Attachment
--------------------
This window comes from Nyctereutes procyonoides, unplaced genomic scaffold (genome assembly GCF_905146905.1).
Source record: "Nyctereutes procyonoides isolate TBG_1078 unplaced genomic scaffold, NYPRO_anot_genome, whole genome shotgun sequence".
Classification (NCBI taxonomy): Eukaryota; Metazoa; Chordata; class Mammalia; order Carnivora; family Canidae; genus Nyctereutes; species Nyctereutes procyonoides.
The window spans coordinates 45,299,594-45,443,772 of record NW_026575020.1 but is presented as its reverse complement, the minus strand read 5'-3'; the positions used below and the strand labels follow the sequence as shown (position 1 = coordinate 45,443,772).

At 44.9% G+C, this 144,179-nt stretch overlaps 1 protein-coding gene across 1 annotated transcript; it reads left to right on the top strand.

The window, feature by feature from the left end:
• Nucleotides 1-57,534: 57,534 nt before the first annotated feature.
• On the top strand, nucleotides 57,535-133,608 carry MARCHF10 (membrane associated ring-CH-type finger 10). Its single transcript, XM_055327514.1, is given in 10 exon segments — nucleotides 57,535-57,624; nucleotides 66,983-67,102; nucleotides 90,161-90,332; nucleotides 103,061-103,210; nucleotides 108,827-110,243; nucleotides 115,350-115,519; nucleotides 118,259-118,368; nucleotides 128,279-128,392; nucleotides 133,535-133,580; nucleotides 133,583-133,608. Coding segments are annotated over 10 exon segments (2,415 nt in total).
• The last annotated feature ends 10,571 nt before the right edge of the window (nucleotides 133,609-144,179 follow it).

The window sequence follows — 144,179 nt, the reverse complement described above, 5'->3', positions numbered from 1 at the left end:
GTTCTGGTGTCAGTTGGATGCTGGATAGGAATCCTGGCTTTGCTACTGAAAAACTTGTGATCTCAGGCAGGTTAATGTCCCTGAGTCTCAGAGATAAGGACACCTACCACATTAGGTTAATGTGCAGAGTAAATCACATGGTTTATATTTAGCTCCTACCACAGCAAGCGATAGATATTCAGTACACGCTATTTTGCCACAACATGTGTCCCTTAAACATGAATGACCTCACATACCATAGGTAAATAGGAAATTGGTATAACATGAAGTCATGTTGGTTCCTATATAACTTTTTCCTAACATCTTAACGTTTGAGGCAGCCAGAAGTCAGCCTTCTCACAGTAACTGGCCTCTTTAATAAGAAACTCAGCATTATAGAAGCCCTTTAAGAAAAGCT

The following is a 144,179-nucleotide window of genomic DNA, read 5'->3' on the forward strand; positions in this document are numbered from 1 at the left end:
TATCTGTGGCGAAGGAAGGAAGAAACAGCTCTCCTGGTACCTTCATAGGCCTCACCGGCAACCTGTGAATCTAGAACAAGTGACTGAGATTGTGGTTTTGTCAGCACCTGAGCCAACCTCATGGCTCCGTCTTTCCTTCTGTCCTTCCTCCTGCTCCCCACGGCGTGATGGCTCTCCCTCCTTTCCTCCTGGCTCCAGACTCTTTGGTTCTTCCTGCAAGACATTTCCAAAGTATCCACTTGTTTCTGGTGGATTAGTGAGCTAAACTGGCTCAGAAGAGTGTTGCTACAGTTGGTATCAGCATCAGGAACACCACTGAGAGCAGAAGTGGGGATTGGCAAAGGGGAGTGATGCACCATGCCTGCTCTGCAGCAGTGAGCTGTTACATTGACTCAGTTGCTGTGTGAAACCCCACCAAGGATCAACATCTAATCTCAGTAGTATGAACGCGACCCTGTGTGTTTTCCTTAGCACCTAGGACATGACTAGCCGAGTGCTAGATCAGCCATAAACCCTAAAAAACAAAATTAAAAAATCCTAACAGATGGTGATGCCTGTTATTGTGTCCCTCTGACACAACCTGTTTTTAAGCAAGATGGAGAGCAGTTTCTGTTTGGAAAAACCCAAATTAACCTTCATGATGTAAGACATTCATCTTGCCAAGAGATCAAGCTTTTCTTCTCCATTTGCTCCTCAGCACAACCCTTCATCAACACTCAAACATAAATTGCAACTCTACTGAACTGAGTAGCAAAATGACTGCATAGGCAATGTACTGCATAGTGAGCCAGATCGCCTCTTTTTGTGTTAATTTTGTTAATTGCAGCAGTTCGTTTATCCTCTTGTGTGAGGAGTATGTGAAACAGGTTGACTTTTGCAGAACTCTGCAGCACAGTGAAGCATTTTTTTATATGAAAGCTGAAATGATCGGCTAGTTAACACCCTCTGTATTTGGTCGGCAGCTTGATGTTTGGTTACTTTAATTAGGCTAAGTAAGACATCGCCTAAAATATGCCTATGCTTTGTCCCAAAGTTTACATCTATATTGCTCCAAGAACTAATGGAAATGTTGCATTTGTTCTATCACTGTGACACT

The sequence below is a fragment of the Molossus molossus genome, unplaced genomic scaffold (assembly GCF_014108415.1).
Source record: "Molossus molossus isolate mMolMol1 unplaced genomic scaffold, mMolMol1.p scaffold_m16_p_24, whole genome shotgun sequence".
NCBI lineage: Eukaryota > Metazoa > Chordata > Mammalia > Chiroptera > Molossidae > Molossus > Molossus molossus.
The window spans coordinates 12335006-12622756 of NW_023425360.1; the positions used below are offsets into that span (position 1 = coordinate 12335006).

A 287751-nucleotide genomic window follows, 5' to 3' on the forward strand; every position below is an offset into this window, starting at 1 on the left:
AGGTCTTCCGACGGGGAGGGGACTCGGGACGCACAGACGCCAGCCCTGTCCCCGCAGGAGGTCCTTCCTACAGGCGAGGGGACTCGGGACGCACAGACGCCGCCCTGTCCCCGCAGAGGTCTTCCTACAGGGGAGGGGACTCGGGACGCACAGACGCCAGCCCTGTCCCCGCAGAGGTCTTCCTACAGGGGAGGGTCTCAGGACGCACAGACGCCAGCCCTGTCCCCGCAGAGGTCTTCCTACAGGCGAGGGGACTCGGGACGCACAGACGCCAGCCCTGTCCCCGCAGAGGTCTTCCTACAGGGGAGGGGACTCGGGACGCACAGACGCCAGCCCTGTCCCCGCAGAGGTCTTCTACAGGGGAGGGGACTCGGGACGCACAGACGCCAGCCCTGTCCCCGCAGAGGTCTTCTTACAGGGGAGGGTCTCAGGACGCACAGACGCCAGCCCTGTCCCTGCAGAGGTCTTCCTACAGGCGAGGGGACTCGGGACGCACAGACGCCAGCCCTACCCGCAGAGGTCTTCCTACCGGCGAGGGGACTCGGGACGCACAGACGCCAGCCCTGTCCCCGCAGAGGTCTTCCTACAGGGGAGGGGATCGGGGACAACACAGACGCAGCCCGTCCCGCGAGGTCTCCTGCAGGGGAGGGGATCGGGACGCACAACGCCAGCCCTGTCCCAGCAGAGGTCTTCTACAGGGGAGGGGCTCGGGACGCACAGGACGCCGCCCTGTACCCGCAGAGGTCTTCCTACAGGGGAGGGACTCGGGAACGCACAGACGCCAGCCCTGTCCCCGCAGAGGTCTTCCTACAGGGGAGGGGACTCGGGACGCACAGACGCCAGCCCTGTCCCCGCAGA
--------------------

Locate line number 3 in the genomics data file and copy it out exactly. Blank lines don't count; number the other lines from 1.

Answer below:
Classification (NCBI taxonomy): Eukaryota; Metazoa; Chordata; class Mammalia; order Carnivora; family Canidae; genus Nyctereutes; species Nyctereutes procyonoides.